The impact of the COVID-19 pandemic on the solar power market has been dire, with research firms cutting 2020 forecasts by up to 20%. Residential projects face particular challenges, as consumers confront their budget cutbacks and seek to limit contact with those outside their immediate households. However, there are signs of hope, once the pandemic’s vise eases. Many see the combination of panels and batteries as a way to improve their homes’ resiliency.
But even as paired approaches become more popular, experts say we’re still a long way from complete home-energy independence. Going totally off-grid only makes sense in a few very specific cases. It requires either huge expense or major compromises on how most of us prefer to live our lives. And some utilities are beginning to compensate solar-plus-storage customers for the benefits these systems can add to their distribution systems, offering homeowners a chance to profit by staying connected instead of going it alone.
Pandemic’s mixed impact
Those on the solar industry’s front lines have seen their business drop precipitously since COVID-related shutdowns and social distancing policies went into place.
“Residential has been the hardest hit—we’ve seen a significant slowdown on installs,” said Suvi Sharma, CEO of Oakland, Calif.-based panel maker Solaria. “On average, it’s about a 60% reduction from what we’d see in April.”
The drop in consumer demand isn’t the biggest factor in the decline.
“The single biggest hurdle has been getting permits, because government offices are closed,” he said.
He has heard of some installers resorting to sleeping in front of municipal-building doors, to guarantee a front-of-the-line spot, as building departments have limited the number of people allowed into buildings at any one time.
By late April, however, Sharma had begun to see a slight uptick.
“I do think we’ve hit a trough,” he said, noting a 10% week-on-week rise in issued building permits for residential solar projects. He predicts the second quarter will be at 50% of last year’s installation volume for the same period.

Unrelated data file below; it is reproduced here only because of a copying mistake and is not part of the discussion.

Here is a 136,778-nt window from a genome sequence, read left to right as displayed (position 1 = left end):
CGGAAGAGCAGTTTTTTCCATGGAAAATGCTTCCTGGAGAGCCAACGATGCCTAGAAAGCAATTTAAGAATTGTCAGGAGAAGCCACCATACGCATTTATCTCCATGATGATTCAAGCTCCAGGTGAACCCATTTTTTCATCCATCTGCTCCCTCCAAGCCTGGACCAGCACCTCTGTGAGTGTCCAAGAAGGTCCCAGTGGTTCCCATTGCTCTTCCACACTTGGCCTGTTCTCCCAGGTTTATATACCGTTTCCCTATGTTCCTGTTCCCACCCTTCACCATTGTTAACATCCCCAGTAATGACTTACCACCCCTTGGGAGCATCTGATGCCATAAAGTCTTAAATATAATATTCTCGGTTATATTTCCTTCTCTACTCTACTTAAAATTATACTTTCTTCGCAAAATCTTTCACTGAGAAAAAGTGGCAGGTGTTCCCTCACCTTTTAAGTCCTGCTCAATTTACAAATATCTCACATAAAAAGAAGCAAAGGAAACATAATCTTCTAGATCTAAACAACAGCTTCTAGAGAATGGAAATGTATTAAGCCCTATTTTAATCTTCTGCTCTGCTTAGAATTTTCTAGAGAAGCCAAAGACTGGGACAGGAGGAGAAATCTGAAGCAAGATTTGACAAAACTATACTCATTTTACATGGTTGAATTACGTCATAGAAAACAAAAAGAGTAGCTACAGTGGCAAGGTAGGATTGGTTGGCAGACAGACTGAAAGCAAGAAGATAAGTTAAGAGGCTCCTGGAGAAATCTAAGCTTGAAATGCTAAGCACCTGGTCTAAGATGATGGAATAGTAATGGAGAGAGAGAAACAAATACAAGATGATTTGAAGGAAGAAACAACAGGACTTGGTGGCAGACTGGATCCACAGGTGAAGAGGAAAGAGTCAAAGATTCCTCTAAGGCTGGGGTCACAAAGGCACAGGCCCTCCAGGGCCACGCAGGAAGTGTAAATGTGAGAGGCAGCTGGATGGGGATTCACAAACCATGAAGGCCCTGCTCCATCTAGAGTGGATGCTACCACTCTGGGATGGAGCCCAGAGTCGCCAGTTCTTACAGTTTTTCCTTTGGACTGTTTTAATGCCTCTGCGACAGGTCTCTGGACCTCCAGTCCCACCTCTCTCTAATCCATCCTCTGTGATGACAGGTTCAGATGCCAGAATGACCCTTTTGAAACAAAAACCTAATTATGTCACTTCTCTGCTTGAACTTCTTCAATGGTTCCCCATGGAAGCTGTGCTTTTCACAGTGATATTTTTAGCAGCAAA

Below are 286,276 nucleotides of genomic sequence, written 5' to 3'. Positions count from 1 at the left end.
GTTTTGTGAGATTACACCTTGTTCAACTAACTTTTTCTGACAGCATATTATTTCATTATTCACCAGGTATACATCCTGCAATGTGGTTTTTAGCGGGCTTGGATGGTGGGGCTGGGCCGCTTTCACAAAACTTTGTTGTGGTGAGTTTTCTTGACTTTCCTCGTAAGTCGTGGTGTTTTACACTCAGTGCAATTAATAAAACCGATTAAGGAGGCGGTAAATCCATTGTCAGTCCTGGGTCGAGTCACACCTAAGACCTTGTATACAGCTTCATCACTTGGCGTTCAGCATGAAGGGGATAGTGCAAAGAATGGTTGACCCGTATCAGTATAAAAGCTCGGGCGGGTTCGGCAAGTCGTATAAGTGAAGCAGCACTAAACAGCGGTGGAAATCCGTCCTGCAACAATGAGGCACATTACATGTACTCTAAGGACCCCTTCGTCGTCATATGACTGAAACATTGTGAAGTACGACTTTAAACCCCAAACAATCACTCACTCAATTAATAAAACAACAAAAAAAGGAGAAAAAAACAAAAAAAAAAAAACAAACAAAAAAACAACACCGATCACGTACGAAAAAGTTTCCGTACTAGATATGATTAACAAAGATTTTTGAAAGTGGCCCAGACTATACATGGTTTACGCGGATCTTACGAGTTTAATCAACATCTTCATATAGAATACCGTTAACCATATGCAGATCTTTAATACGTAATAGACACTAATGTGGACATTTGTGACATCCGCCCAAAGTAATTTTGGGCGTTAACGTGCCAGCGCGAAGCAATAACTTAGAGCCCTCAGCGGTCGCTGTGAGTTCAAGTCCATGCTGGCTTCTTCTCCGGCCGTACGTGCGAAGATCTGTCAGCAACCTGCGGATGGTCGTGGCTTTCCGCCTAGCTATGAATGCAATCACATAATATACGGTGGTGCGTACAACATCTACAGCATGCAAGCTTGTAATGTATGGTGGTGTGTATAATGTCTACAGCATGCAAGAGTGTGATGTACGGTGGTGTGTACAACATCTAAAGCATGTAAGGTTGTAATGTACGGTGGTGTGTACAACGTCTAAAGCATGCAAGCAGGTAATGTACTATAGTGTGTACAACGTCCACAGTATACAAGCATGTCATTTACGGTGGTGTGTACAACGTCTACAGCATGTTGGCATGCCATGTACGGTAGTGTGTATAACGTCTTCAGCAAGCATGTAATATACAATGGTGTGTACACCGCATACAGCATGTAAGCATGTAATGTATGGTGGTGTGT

Vikram Aggarwal has a more direct view of how consumer interest has shifted in the current pandemic environment. He is the founder and CEO of EnergySage, an online marketplace for homeowners seeking information and price quotes for solar and storage installation projects. While his company’s website saw a drop-off in inquiries through March, interest started climbing again in April. The company also conducted a survey the first two weeks of April of consumers who had been actively looking to install solar prior to the pandemic. They found those potential customers were actually more interested in pursuing solar and storage than they had been earlier.
“The reason is the resiliency aspect of solar, as they are thinking about their life right now—they would love their own source of energy,” Aggarwal said.
Respondents were mixed on the pandemic’s impact on their scheduling plans. Half said their previous timeline had been pushed back, though only 7% said that they’d be delaying more than a year. But a third stated they were actually moving up their plans as a result of COVID-19.
“I think the good news is that consumer interest is strong and getting stronger,” Aggarwal said. “But the reality on the ground is they’re not doing installations until things get strengthened.”
Strong foundation for growth
In the period leading up to COVID-19’s U.S. arrival, the residential solar/storage market was increasing rapidly, with three consecutive, record-breaking quarters closing out 2019, according to Wood Mackenzie’s Energy Storage Monitor 2019 Year in Review. Fourth quarter installed capacity was twice that of the same period in 2018. Sharma said those trends were reflected in the business that installers of his company’s products were seeing, as well.
“It’s growing by leaps and bounds, and, in California, it’s exponential in its increase,” Sharma said.
Of course, California has long been a leader in solar power. Now, more residents see the value of adding batteries when they install new panels to provide backup during wildfire season, when some utilities are powering down their systems to eliminate arcing as a possible fire threat.
“Many of the installers are saying that, in California, half the installations are with storage right now. They’re a bit like perfect partners with each other.”
Last October, Californians in some areas were without power for up to a week, due to high fire-risk weather conditions, which only emphasized the appeal of generating and storing one’s own power, independent of the grid, Sharma said.
“Fundamentally, now, solar is an economic decision—for the majority of Americans, you’re going to save money over the life of the system,” he said. “With storage, it’s not economical, but you’re getting other things, like peace of mind and security.”
But, despite how well solar/battery pairs might help support households during periodic outages, Sharma said it’s a much farther stretch to become completely utility-independent with such systems.